NASA Observations Confirm Expected Ozone Layer Recovery

NASA satellite observations have provided the first evidence the rate of ozone
depletion in the Earth’s upper atmosphere is decreasing. This may indicate the
first stage of ozone layer recovery.

From an analysis of ozone observations from NASA’s first and second
Stratospheric Aerosol and Gas Experiment (SAGE) and the Halogen Occultation
Experiment (HALOE) satellite instruments, scientists have found less ozone
depletion in the upper stratosphere (22-28 miles altitude) after 1997. The
American Geophysical Union Journal of Geophysical Research has accepted a paper
for publication on these results.

This decrease in the rate of ozone depletion is consistent with the decline in
the atmospheric abundance of man-made chorine and bromine-containing chemicals
that have been documented by satellite, balloon, aircraft and ground based

Concerns about ozone depletion in the upper atmosphere or stratosphere led to
ratification of the Montreal Protocol on Substances that Deplete the Ozone Layer
by the international community in 1987. The protocol restricts the manufacture
and use of human-made, ozone-depleting compounds, such as chlorofluorocarbons
and halons.

“Ozone is still decreasing but just not as fast,” said Mike Newchurch, associate
professor at the University of Alabama, Huntsville, Ala., and lead scientist on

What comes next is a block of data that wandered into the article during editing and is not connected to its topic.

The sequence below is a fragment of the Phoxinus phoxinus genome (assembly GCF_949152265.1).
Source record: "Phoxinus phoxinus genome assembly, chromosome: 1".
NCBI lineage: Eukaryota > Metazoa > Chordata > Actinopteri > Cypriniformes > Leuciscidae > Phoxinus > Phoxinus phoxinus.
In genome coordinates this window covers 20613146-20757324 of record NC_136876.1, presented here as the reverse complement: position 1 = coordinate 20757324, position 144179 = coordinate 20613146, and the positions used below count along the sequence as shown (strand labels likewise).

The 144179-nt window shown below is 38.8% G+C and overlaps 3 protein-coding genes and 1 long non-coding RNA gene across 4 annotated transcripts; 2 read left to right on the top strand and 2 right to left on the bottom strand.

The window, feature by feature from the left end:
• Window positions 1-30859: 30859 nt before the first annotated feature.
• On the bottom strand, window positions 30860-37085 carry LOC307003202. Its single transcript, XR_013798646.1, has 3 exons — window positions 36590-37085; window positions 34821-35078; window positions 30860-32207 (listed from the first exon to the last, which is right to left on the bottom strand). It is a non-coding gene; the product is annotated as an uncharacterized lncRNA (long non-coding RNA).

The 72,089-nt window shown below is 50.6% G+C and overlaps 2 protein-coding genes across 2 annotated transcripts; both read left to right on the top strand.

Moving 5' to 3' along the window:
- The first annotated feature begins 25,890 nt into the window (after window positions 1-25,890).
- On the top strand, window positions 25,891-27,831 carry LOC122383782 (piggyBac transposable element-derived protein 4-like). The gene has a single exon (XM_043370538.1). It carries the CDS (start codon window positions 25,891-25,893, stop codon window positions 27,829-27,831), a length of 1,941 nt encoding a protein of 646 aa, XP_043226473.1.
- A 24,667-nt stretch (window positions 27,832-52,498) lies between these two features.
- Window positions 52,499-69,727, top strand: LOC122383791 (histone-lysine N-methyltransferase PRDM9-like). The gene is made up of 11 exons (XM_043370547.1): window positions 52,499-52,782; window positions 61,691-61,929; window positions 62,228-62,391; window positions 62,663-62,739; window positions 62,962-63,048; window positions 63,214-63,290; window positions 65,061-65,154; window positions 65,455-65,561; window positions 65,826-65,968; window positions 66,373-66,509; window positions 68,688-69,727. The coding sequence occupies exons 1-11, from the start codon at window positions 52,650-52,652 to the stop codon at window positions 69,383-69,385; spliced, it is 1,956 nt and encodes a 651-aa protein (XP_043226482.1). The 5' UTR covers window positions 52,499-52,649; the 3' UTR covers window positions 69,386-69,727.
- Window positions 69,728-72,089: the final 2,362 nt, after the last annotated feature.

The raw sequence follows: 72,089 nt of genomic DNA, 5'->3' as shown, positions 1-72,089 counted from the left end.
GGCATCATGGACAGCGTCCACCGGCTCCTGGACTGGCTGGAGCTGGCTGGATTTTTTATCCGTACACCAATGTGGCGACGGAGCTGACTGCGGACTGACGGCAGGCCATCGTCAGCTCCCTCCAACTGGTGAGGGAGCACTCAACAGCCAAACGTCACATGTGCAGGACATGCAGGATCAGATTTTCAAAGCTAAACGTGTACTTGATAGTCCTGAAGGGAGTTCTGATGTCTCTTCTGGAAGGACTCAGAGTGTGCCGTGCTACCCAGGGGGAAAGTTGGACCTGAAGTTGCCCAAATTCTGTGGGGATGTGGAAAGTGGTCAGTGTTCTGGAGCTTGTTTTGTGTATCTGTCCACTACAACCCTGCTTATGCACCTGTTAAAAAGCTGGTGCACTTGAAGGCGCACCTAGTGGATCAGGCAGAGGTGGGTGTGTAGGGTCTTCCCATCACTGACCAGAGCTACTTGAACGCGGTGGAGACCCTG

the study. “We are still decades away from total ozone recovery. There are a
number of remaining uncertainties such as the effect of climate change on ozone
recovery. Hence, there is a need to continue this precise long-term ozone data
record,” he said.

“This finding would have been impossible had either SAGE II or HALOE not lasted
so long past their normal mission lifetime,” said Joe Zawodny, scientist on the
SAGE II satellite instrument science team at NASA’s Langley Research Center,
Hampton, Va.

SAGE II is approaching the 19th anniversary of its launch, and HALOE has been
returning data for 11 years. Scientists also used international ground networks
to confirm these data from satellite results.

SAGE I was launched on the Applications Explorer Mission-B spacecraft in 1979;
the Earth Radiation Budget Satellite carried SAGE II into orbit in 1984. The
Space Shuttle Discovery carried HALOE into space on the Upper Atmosphere
Research Satellite in 1991.

NASA’s Earth Science Enterprise funded this research in an effort to better
understand and protect our home planet. The ozone layer protects the Earth’s
surface from the sun’s harmful ultraviolet rays. Ultraviolet radiation can
contribute to skin cancer and cataracts in humans and harm other animals and
plants. Ozone depletion in the stratosphere also causes the ozone hole that
occurs each spring over Antarctica.

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